nep-mkt New Economics Papers
on Marketing
Issue of 2012‒05‒08
five papers chosen by
Joao Carlos Correia Leitao
University of Beira Interior and Technical University of Lisbon

  1. Sales Taxes and Internet Commerce By Liran Einav; Dan Knoepfle; Jonathan D. Levin; Neel Sundaresan
  2. Competition Between Mail and Electronic Substitutes in the Financial Sector: A Hotelling Approach By Cremer, Helmuth; De Donder, Philippe; Dudley, Paul; Rodriguez, Frank
  3. A Model of Recommended Retail Prices By Dmitry Lubensky
  4. The Seller's listing strategy in online auctions: evidence from eBay By Chen, Kong-Pin; Liu, Yu-Sheng; Yu, Ya-Ting
  5. Dynamic Pricing, Advance Sales, and Aggregate Demand Learning in Airlines By Escobari, Diego

  1. By: Liran Einav; Dan Knoepfle; Jonathan D. Levin; Neel Sundaresan
    Abstract: We estimate the sensitivity of Internet retail purchasing to sales taxes using data from the eBay marketplace. Our first approach exploits the fact that seller locations are revealed only after buyers have expressed interest in an item by clicking on its listing. We use millions of location "surprises" to estimate price elasticities with respect to the effective sales tax. We then use aggregated data to estimate cross-state substitution parameters, and substitution between offline and online purchases, relying on the variation in state and local sales taxes, and on changes in these rates over time. We find substantial sensitivity to sales taxes. Using our item-level approach, we find a price elasticity of around -2 for interested buyers. Using our aggregate approach, we find that a one percentage point increase in a state's sales tax increases online purchases by state residents by just under two percent, but decreases their online purchases from home-state retailers by 3-4 percent.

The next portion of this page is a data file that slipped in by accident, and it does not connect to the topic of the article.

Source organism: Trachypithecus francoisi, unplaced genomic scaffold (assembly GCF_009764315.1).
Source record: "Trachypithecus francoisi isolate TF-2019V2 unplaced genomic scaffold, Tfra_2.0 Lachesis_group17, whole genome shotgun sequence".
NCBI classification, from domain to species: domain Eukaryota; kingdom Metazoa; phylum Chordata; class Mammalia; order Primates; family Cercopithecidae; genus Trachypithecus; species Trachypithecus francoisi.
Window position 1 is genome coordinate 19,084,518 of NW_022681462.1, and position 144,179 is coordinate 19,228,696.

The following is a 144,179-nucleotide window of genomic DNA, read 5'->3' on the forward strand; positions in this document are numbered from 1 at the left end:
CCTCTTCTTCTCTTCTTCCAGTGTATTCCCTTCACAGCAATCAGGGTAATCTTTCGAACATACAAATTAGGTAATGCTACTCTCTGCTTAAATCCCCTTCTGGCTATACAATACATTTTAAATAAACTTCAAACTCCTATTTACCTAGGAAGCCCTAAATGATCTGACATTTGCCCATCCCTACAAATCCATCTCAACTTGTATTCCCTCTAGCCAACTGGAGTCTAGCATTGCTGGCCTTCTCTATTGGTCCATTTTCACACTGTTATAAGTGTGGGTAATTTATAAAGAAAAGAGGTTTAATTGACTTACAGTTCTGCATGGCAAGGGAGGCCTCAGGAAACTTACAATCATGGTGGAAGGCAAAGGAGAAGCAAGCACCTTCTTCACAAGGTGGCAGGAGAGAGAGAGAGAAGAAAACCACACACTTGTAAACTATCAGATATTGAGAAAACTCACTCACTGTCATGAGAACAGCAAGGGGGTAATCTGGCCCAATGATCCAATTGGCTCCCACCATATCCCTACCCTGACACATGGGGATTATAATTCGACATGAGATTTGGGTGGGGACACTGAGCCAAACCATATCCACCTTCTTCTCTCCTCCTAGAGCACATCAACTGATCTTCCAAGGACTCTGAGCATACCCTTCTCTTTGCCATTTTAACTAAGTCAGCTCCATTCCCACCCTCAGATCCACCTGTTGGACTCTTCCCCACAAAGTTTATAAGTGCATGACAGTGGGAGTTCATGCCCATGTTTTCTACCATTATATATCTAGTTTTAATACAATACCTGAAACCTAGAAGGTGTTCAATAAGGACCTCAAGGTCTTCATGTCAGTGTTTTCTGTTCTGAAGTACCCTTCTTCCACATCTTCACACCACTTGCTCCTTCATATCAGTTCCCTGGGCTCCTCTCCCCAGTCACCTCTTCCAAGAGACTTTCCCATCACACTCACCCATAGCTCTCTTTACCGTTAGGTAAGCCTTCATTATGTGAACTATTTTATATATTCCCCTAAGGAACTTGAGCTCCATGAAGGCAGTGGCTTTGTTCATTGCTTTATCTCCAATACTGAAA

JEL: D12 H20 H71 L81
    Date: 2012–04
  2. By: Cremer, Helmuth (Toulouse School of Economics (GREMAQ, IDEI and Institut universitaire de France)); De Donder, Philippe (Toulouse School of Economics (GREMAQ-CNRS and IDEI)); Dudley, Paul (Head of Regulatory Economics, Royal Mail Group); Rodriguez, Frank (Associate, Oxera)